Trip of a lifetime
Lydia LaBelle de Rios and her husband Gregorio Rios are no strangers when it comes to helping others in an adventurous fashion. The Rifle residents met in Paraguay, Gregorio’s birthplace, more than 11 years ago while Lydia was serving in the Peace Corps. They married in 2004.
Both have traveled extensively, for fun and for humanitarian purposes. However, they both acknowledge that the trip on the horizon is by far the most daunting.
In September, Lydia and Gregorio will travel to Mongolia where they will spend three months teaching English for the Swiss Program for Language Instruction and Teacher Training.
Aside from the fact that they are very much relying on trust in program organizers — mainly Anita Fahrni-Minear, who founded and directs the program — for most of the details and information, several other variables set this trip apart; primarily their two young boys, Dante, 8, and Alex, 4. Most of those past trips, certainly the ones they went on together, were before they had children.
Secondly, the trip means that both Lydia, who works as a rangeland specialist for the U.S. Forest Service Rifle Ranger District, and Gregorio, who works as a petroleum engineer technician with the Bureau of Land Management, will have to go three months without pay.
As part of their leave agreement — both expressed gratitude to their employers for allowing them the time off — they cannot work for pay while in Mongolia.
Plane tickets, vaccinations, keeping up with minimum bill payments and other expenses is expected to cost around $10,000.
While they have never been a family that placed a high value on money and wealth, they have maintained strong credit, and the risk to their credit score is somewhat nerve-racking, Lydia said.
To help soften the blow, the couple recently started a Go Fund Me page, gofundme.com/MongoliaRios. They have also reached out to friends and several different community organizations, hoping that they will be able to make some financial contribution in exchange for a post-trip presentation detailing their experiences.
The trip is happening, though, regardless of how much money may or may not be donated.
“We’ll see where we end up,” Lydia said. “That’s a lot of money, but we’ll take the hit if we have to.”
The more you give
Thinking ahead to the trip to Mongolia, Lydia said on the surface it might sound like the family is simply traveling to help others, but this type of work, she explained, is a two-way street.
“I thought it just kind of struck that chord with us but we both feel that everything we’ve always done has come back to us threefold.”
Gregorio concurred, “That’s a big thing to try and give it back. … Not everyone is as blessed as you are sometimes, and the more you give the more you receive. I was taught that way when I was a kid.”
The two attribute this shared philosophy to different things.
Lydia’s selflessness first emerged when she spent two years in Paraguay with the Peace Corps from 2002 to 2004. Since being married to Gregorio, who she says is naturally humble, for the past 11 years, she says she has become more humble and trusting. However, this is the first time Lydia said she has realized she is her mother’s daughter.
Her mother, she explained, was the most giving person she knew — a trait that often led her to being taken advantage of, and criticized by other family members, including Lydia earlier in life.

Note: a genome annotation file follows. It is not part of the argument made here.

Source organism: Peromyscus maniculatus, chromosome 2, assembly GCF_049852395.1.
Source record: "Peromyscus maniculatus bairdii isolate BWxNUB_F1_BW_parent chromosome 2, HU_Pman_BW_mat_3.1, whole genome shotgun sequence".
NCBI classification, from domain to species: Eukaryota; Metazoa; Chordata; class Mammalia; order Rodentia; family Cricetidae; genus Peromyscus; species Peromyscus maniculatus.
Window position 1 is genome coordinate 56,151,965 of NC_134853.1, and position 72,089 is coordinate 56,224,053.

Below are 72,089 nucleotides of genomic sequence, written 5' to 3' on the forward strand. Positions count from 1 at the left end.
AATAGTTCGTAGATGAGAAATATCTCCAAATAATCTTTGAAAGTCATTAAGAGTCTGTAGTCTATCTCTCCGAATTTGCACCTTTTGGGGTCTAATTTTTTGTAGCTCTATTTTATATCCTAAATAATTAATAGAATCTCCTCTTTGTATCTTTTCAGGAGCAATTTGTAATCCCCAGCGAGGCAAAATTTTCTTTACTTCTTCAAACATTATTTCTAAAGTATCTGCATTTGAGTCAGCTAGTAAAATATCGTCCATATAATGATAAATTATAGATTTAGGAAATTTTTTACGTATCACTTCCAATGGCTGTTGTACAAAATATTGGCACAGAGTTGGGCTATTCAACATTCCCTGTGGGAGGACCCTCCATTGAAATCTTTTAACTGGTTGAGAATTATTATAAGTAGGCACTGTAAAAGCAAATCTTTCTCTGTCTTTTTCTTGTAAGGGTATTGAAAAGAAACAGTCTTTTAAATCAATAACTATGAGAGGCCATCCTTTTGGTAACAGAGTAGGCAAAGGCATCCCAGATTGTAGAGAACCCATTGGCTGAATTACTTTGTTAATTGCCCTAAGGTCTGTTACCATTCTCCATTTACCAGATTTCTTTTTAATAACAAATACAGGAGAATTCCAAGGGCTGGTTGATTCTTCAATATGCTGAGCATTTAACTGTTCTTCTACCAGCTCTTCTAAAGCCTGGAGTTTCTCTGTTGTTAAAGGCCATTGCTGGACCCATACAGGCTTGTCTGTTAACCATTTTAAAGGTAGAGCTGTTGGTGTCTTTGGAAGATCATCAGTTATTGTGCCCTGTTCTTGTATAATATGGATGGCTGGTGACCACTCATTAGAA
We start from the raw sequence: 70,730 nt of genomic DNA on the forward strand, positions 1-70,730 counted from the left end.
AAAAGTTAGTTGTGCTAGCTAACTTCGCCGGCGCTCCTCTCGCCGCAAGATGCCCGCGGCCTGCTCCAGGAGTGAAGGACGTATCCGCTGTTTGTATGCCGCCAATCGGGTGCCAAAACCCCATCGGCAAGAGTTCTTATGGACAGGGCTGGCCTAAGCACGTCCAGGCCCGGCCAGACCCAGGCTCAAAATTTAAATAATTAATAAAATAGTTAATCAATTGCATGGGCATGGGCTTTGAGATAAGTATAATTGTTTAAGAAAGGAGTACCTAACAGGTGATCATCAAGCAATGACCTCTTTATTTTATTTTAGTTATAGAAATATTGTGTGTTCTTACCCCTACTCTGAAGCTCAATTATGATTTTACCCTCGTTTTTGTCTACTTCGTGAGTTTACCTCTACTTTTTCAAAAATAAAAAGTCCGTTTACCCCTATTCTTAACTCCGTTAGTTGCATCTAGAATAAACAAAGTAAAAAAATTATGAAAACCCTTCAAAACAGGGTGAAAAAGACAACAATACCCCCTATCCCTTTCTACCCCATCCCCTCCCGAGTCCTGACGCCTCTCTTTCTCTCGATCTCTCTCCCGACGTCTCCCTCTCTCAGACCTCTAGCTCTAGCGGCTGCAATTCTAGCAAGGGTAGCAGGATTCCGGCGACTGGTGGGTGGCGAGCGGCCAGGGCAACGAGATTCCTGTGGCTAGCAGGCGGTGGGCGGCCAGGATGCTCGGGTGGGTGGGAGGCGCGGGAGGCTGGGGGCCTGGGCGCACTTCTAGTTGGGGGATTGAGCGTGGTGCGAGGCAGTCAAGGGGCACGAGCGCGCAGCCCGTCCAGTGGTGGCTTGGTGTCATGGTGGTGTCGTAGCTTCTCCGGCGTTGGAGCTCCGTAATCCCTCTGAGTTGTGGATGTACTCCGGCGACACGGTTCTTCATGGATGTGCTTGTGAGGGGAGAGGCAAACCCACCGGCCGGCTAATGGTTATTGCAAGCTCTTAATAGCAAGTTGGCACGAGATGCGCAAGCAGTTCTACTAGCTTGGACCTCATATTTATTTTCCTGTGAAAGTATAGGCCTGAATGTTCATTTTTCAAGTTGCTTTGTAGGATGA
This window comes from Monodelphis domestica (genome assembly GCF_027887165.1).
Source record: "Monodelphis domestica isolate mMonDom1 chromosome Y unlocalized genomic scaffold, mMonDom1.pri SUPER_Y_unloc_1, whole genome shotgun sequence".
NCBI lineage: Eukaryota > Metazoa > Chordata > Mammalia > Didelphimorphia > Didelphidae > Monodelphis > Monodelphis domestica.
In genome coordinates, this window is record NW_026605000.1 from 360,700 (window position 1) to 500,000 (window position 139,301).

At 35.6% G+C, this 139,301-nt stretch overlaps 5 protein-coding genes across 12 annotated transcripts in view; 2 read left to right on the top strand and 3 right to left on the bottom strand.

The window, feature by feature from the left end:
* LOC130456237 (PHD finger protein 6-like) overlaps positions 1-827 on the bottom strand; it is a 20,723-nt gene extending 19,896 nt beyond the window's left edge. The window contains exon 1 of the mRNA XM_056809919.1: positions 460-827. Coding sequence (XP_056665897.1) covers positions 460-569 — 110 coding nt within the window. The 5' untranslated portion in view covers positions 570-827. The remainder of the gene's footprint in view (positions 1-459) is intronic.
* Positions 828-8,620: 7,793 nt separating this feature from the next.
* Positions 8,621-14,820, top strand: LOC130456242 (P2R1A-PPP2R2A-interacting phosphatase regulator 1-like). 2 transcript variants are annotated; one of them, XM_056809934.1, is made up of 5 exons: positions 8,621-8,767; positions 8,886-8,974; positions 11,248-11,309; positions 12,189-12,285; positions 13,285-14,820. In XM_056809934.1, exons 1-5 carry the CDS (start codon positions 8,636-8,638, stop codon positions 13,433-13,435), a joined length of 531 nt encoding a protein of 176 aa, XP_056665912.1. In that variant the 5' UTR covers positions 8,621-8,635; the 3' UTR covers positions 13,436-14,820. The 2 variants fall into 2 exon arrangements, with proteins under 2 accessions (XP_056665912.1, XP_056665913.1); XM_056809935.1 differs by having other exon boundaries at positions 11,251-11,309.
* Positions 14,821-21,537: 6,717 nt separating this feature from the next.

“We’re potentially putting ourselves in the hole $10,000, and that’s the first time I’ve put my money where my mouth is,” she said. “Greg changed that.”
For Gregorio, his desire to help others stems from his life in Paraguay and his gratitude to be living in America with Lydia and their children.
“We’re giving up a lot because your country, it’s the best country in the world,” he said with an authentic tone of appreciation. “There’s no other country like this one.”
The sacrifices are very real, a fact apparent by Greg’s somewhat slight hesitation when discussing the trip.
“Most people don’t see it practical and responsible, and I have to say there’s a huge part of me that feels that way too,” Lydia said. “I’m always doing things very planned and calculated so for something to pop up … and then the likelihood of it coming together was so surreal that I don’t know that we ever thought we’d be sitting here saying, ‘Hey, we’re going to Mongolia in 30 days.’”
After learning of the possibility in May, Lydia said she thought the trip “would be a nice thing to do,” but did not realistically think it would happen. That was until a friend told her that she needed a place to stay for a couple of months in the fall, which provided an instant solution to the issue of pet care during those three months. From there, more pieces began to fall into place; the last one coming on July 23 when Gregorio got the green light from his employer.
Much of the work is still uncertain. In addition to teaching English, Lydia hopes to do some form of rangeland management, while Gregorio said he is willing to do whatever he can.
As for the children, the adjustment might be easier for them than their parents.
Asked if he was going to miss having TV for three months, 8-year-old Dante responded with a flat “no.”
Lydia hopes that the trip will help spur interest in international humanitarian work in the community. Acknowledging that it is a serious undertaking, she says she believes there is an undiscovered desire, particularly in younger people, but they don’t have the necessary connections here on the Western Slope.
“(It’s) sitting dormant in some of them because it just hasn’t been tapped into,” she said. “The more exposure that we can give to the community with these things … the more that those kids will realize, ‘Maybe I can do this.’ That’s the goal.”
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